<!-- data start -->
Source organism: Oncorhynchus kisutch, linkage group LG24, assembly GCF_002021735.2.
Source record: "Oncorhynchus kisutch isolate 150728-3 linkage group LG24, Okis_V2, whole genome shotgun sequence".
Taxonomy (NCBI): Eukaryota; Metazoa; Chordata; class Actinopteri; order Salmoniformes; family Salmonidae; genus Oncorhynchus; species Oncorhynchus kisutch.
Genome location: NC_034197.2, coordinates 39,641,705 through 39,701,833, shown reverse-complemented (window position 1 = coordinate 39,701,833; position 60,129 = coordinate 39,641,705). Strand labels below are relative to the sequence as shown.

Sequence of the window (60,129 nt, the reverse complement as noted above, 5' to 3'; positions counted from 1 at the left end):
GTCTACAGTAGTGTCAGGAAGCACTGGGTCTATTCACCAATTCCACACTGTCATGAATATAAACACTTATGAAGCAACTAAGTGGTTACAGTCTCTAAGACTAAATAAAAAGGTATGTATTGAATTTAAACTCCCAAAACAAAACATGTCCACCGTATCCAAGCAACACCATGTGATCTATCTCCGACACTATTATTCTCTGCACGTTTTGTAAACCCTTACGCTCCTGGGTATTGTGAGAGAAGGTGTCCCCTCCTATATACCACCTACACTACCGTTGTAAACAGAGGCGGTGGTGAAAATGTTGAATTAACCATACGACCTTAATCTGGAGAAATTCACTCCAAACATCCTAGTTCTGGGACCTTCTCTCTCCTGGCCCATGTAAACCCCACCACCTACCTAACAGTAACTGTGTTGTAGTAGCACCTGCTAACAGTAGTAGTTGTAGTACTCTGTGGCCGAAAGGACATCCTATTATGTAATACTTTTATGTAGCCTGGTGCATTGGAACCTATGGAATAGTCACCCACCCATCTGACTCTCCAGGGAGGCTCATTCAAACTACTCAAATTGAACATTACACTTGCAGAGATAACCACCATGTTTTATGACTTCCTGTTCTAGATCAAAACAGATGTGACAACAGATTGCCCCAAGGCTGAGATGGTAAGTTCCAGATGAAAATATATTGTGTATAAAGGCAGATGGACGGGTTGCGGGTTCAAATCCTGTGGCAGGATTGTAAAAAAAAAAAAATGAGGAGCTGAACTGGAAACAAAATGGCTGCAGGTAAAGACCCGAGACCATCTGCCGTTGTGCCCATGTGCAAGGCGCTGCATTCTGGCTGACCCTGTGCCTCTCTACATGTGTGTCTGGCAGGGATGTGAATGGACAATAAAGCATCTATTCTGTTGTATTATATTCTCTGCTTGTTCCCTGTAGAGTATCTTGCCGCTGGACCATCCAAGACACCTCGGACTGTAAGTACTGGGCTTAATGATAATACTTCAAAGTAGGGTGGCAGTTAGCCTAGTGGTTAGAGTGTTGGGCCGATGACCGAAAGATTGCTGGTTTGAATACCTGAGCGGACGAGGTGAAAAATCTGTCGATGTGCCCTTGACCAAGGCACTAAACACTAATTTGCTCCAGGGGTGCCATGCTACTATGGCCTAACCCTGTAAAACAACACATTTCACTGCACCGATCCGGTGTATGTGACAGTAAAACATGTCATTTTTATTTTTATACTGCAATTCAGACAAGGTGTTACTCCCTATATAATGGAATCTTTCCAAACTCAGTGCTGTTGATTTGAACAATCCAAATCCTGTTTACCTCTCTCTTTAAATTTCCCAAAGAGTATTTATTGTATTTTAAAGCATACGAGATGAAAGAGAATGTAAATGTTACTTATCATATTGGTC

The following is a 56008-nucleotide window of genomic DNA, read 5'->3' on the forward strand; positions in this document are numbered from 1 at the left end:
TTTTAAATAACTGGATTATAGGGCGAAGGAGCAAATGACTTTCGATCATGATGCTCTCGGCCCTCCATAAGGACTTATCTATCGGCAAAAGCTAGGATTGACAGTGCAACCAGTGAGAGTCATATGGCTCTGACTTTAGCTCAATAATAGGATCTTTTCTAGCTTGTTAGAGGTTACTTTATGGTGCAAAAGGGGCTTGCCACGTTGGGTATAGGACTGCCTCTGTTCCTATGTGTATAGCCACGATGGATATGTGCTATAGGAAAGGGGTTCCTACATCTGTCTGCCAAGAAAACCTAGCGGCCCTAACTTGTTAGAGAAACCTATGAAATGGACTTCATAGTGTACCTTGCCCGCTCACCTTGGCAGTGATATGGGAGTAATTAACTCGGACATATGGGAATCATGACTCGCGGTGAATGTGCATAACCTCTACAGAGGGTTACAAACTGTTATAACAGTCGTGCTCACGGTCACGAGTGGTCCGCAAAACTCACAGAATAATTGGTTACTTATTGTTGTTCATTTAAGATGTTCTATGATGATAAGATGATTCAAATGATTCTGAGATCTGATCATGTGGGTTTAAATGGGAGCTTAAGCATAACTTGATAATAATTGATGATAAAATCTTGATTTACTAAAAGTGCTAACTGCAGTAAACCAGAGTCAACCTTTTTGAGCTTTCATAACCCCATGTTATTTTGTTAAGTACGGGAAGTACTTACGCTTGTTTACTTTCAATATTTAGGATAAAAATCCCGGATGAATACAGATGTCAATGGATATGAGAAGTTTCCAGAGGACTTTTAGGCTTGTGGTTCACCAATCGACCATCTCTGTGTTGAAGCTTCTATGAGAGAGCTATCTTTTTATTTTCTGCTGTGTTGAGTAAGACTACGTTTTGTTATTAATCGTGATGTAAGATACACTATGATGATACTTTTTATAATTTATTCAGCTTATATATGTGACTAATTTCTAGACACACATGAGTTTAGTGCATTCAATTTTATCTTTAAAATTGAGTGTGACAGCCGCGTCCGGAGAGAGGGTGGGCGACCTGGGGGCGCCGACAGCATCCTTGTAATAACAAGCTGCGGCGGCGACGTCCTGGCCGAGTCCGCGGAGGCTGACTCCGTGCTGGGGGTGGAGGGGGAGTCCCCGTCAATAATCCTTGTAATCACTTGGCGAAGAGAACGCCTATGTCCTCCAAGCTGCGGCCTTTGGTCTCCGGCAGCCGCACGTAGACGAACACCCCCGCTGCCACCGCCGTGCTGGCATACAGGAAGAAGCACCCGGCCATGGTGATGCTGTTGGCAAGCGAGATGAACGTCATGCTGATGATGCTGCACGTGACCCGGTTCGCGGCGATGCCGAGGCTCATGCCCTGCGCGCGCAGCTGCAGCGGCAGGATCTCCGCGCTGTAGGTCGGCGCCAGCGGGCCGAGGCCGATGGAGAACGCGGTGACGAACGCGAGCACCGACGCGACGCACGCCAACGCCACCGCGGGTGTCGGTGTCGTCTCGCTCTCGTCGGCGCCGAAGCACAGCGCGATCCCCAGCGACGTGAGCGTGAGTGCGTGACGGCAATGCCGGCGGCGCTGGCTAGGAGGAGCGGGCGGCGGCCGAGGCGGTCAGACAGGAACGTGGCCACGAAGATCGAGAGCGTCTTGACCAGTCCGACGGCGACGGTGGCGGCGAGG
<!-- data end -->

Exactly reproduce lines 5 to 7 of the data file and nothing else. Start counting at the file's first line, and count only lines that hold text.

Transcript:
Sequence of the window (60,129 nt, the reverse complement as noted above, 5' to 3'; positions counted from 1 at the left end):
GTCTACAGTAGTGTCAGGAAGCACTGGGTCTATTCACCAATTCCACACTGTCATGAATATAAACACTTATGAAGCAACTAAGTGGTTACAGTCTCTAAGACTAAATAAAAAGGTATGTATTGAATTTAAACTCCCAAAACAAAACATGTCCACCGTATCCAAGCAACACCATGTGATCTATCTCCGACACTATTATTCTCTGCACGTTTTGTAAACCCTTACGCTCCTGGGTATTGTGAGAGAAGGTGTCCCCTCCTATATACCACCTACACTACCGTTGTAAACAGAGGCGGTGGTGAAAATGTTGAATTAACCATACGACCTTAATCTGGAGAAATTCACTCCAAACATCCTAGTTCTGGGACCTTCTCTCTCCTGGCCCATGTAAACCCCACCACCTACCTAACAGTAACTGTGTTGTAGTAGCACCTGCTAACAGTAGTAGTTGTAGTACTCTGTGGCCGAAAGGACATCCTATTATGTAATACTTTTATGTAGCCTGGTGCATTGGAACCTATGGAATAGTCACCCACCCATCTGACTCTCCAGGGAGGCTCATTCAAACTACTCAAATTGAACATTACACTTGCAGAGATAACCACCATGTTTTATGACTTCCTGTTCTAGATCAAAACAGATGTGACAACAGATTGCCCCAAGGCTGAGATGGTAAGTTCCAGATGAAAATATATTGTGTATAAAGGCAGATGGACGGGTTGCGGGTTCAAATCCTGTGGCAGGATTGTAAAAAAAAAAAAATGAGGAGCTGAACTGGAAACAAAATGGCTGCAGGTAAAGACCCGAGACCATCTGCCGTTGTGCCCATGTGCAAGGCGCTGCATTCTGGCTGACCCTGTGCCTCTCTACATGTGTGTCTGGCAGGGATGTGAATGGACAATAAAGCATCTATTCTGTTGTATTATATTCTCTGCTTGTTCCCTGTAGAGTATCTTGCCGCTGGACCATCCAAGACACCTCGGACTGTAAGTACTGGGCTTAATGATAATACTTCAAAGTAGGGTGGCAGTTAGCCTAGTGGTTAGAGTGTTGGGCCGATGACCGAAAGATTGCTGGTTTGAATACCTGAGCGGACGAGGTGAAAAATCTGTCGATGTGCCCTTGACCAAGGCACTAAACACTAATTTGCTCCAGGGGTGCCATGCTACTATGGCCTAACCCTGTAAAACAACACATTTCACTGCACCGATCCGGTGTATGTGACAGTAAAACATGTCATTTTTATTTTTATACTGCAATTCAGACAAGGTGTTACTCCCTATATAATGGAATCTTTCCAAACTCAGTGCTGTTGATTTGAACAATCCAAATCCTGTTTACCTCTCTCTTTAAATTTCCCAAAGAGTATTTATTGTATTTTAAAGCATACGAGATGAAAGAGAATGTAAATGTTACTTATCATATTGGTC

The following is a 56008-nucleotide window of genomic DNA, read 5'->3' on the forward strand; positions in this document are numbered from 1 at the left end: